“If you think about F1, in that role there were only two people that managed it. There was Bernie, who created it, and then Chase that was able to take F1 at that moment in a different situation. And then to be there, and to believe that I can do that, to cover that position, there are not so many chances. So I took it, as an incredible responsibility but an incredible opportunity to try to do what I feel is right for this sport, for this business. Because that’s the way that I’m always doing things when I’m doing something. I want to dedicate myself 100% to make sure that we maximise what we are having.”
Carey had completely rebuilt the F1 organisation, signed the new Concorde Agreement, helped the FIA to push the budget cap through, and steered the sport through the first year of Covid. Working alongside his former Ferrari colleague Ross Brawn, Domenicali’s task is to take the sport to the next level, bring in more fans, find new venues.
“We have so many big challenges for the future, to make sure that the sport will involve more and more people, and will be sustainable for the business and for the teams.
“We need to make sure that our avid fans will stay, but also that new partners and new fans can be attracted. I would say the major thing is to grow the popularity of F1. By doing that, the other things will be the tools, how to activate and the connectivity that will grow with fans around the world.”
Liberty boss Maffei made it clear recently that one of Domenicali’s key tasks is to attract new manufacturers to F1, and specifically his old pals at VW/Audi. The first step is to finalise the new power unit rules for 2025.
“I think what is important is to create the conditions to be attractive for any possible newcomers. We are solid now with the actual OEMs that really invested in our sport.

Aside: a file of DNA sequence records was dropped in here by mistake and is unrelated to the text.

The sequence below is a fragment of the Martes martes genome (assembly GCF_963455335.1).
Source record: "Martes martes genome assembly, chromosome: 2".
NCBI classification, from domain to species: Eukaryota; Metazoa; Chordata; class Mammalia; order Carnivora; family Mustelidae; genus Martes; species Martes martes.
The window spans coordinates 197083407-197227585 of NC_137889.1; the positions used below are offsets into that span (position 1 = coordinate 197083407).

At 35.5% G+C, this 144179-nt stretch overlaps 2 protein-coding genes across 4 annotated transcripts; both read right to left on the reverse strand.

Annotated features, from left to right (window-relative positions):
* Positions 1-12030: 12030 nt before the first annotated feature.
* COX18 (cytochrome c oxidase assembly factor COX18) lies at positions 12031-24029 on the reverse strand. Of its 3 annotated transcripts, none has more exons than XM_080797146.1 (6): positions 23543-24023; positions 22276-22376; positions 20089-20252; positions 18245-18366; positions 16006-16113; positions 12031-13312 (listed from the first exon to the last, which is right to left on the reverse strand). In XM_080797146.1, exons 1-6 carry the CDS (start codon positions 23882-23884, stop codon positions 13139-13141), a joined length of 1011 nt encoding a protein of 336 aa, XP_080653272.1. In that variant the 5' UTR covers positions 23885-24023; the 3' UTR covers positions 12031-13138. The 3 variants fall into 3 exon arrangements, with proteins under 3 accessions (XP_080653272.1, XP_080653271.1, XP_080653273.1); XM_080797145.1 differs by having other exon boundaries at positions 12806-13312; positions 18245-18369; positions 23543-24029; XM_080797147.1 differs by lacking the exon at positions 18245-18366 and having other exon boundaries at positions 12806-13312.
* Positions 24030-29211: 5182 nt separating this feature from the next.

“But we cannot be complacent on who we are in the future. We need to create the right conditions for any others, that could even be an independent, that can be part of the business. It will give us once again tools of credibility for the future.”
And what about new teams? Domenicali stresses that the main priority is to keep the existing competitors alive.
“I can tell you that after the introduction of the budget cap we are receiving a lot of requests, but I do believe that it’s important to keep the value of the actual franchises or teams, because that really can make the difference in terms of their sustainability. I would prefer to keep a better sustainability with the teams that are actually here.”
The calendar remains a major issue, and expanding it will not be easy in a Covid world. The Vietnam project has collapsed, but Saudi Arabia joins this year, and after several false starts, a Miami GP is finally on the horizon.
“I would think we’ve never had so many requests from around the world. It’s a matter of balancing new strategic positions in terms of where we are going into the future.
“I don’t think that we can grow more than the number of races we have today. But you will see in the next couple of years we’re going to add some other venues. We need to balance the presence in Europe, because we need to be a true World Championship.”
The good news for fans is that the classic European venues are safe. Domenicali has never forgotten his roots, cheering on the likes of Gilles Villeneuve alongside the rest of the tifosi at Imola. “Technology is absolutely relevant. But we don’t have to forget that people are coming here to see drivers fighting, and to create this kind of emotion around that. And together with the FIA, we need to keep that at the centre of our agenda. We don’t have to forget who we are, and what we’re doing.”